Earlier this month, the Air Force took another big step in institutionalizing its new enlisted career field for airmen who operate sensors on remotely piloted aircraft by accepting, for the first time ever, students directly from basic military training into its new basic sensor operator training course at Randolph AFB, Tex. Of the 14 students in the BSOT course that began on Jan. 15, eight came straight from BMT at Lackland AFB, Tex., joining six students, who have prior Air Force service and are being retrained for this role. TSgt. Sonny Cohrs, a spokesman for Randolph’s 12th Flying Training Wing told the Daily Report Tuesday that this first inclusion of fresh BMT graduates is “a very big deal” for the ramp-up of this training. It’s one of several efforts underway to speed the flow of airmen to operate MQ-1 and MQ-9 unmanned surveillance aircraft. (Includes Randolph report by Sean Bowlin)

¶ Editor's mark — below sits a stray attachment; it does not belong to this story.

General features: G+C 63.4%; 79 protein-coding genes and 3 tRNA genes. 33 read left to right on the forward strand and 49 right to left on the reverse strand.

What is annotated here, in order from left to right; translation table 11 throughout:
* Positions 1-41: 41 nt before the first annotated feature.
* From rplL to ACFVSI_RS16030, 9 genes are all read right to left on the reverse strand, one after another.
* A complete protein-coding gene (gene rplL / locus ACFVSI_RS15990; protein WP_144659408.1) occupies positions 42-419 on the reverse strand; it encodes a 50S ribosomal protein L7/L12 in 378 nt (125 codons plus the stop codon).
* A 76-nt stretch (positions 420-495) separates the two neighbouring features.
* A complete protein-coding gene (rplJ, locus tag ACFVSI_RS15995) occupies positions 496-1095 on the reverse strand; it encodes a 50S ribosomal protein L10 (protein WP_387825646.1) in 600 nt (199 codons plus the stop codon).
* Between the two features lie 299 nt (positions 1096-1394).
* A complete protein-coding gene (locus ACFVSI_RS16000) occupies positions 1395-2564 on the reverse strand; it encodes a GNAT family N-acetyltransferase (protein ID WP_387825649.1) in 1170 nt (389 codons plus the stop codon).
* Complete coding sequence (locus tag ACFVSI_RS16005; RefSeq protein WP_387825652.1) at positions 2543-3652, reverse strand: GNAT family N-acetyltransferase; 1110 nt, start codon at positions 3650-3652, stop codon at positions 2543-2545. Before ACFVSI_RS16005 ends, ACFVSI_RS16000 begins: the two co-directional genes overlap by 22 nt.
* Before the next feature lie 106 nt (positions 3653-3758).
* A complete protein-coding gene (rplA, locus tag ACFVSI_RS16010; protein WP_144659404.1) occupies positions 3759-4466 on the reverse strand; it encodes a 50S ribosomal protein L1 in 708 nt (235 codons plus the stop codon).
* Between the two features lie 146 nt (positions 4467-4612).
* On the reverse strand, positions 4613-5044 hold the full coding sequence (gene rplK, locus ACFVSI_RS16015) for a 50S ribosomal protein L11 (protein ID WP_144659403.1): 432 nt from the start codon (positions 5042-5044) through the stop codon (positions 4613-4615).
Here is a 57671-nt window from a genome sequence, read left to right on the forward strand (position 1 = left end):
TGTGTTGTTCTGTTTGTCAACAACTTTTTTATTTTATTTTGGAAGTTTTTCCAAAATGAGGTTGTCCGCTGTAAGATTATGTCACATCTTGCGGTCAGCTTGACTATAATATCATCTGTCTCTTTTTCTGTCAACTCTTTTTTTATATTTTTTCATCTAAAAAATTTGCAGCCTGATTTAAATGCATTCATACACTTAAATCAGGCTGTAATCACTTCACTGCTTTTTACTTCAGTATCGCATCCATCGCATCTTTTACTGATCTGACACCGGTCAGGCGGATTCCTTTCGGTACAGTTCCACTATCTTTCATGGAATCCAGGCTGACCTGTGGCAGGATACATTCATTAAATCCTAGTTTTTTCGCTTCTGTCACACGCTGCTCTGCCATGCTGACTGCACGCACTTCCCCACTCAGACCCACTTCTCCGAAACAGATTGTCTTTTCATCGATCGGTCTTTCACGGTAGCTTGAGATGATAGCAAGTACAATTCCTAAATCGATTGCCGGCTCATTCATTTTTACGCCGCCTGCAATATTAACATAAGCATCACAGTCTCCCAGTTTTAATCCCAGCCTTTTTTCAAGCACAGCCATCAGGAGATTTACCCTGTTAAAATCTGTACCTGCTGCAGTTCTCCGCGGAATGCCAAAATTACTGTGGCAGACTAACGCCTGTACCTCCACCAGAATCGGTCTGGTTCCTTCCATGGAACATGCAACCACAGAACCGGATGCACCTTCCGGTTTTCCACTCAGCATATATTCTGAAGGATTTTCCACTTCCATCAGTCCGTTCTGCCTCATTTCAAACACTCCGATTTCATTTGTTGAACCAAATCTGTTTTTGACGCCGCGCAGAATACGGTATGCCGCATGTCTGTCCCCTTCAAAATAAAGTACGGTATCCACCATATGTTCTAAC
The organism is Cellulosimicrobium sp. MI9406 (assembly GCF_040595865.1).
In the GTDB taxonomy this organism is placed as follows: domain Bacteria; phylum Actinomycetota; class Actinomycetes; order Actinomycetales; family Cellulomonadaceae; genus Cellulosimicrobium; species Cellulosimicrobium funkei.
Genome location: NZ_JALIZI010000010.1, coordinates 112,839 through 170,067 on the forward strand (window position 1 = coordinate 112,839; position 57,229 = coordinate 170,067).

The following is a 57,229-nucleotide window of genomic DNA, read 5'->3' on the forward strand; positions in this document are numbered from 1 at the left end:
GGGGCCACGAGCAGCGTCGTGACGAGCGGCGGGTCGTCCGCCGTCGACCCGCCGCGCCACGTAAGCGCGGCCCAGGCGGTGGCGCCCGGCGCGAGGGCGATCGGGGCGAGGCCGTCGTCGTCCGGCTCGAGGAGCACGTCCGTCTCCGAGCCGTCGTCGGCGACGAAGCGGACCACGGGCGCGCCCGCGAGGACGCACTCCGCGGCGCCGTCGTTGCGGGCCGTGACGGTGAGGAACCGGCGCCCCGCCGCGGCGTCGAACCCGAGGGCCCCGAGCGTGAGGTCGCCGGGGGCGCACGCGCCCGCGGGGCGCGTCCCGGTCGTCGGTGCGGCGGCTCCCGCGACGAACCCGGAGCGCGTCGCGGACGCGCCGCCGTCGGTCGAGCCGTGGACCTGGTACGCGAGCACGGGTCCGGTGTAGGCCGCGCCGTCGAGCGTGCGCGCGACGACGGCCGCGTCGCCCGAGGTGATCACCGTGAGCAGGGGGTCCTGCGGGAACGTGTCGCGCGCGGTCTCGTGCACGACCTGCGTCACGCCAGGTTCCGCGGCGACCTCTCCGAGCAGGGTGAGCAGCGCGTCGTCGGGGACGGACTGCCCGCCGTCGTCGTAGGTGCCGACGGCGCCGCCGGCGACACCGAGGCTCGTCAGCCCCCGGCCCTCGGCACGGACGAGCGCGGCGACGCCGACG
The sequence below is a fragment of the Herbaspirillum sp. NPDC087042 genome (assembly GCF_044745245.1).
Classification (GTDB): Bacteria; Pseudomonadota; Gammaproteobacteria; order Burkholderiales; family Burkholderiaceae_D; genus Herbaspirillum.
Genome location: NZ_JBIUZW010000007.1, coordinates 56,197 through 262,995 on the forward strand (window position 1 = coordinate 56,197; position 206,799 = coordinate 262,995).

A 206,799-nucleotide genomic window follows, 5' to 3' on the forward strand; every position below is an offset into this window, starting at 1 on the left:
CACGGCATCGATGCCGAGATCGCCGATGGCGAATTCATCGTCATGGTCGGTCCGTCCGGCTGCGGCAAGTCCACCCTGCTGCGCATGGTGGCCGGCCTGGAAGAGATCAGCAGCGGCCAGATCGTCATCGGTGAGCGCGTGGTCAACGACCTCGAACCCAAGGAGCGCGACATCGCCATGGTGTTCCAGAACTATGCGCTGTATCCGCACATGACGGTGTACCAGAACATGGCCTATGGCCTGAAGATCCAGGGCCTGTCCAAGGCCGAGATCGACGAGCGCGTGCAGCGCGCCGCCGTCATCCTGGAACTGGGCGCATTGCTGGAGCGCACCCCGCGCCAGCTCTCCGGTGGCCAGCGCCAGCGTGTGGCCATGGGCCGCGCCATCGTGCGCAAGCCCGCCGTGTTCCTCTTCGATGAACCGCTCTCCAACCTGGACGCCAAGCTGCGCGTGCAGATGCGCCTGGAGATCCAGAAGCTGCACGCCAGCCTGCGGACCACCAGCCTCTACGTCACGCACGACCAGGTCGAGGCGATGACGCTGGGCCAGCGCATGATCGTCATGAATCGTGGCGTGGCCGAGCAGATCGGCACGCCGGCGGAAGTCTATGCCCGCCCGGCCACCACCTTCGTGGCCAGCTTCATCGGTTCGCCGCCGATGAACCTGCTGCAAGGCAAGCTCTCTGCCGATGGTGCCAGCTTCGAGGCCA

Boeing’s receipt of the 10th lot contract award for the KC-46 Pegasus this week leaves just three lots left to complete the Air Force’s buy of the tanker, although a further buy of 75 additional aircraft as a “bridge” to the Next-Generation Aerial-refueling System (NGAS) seems increasingly likely.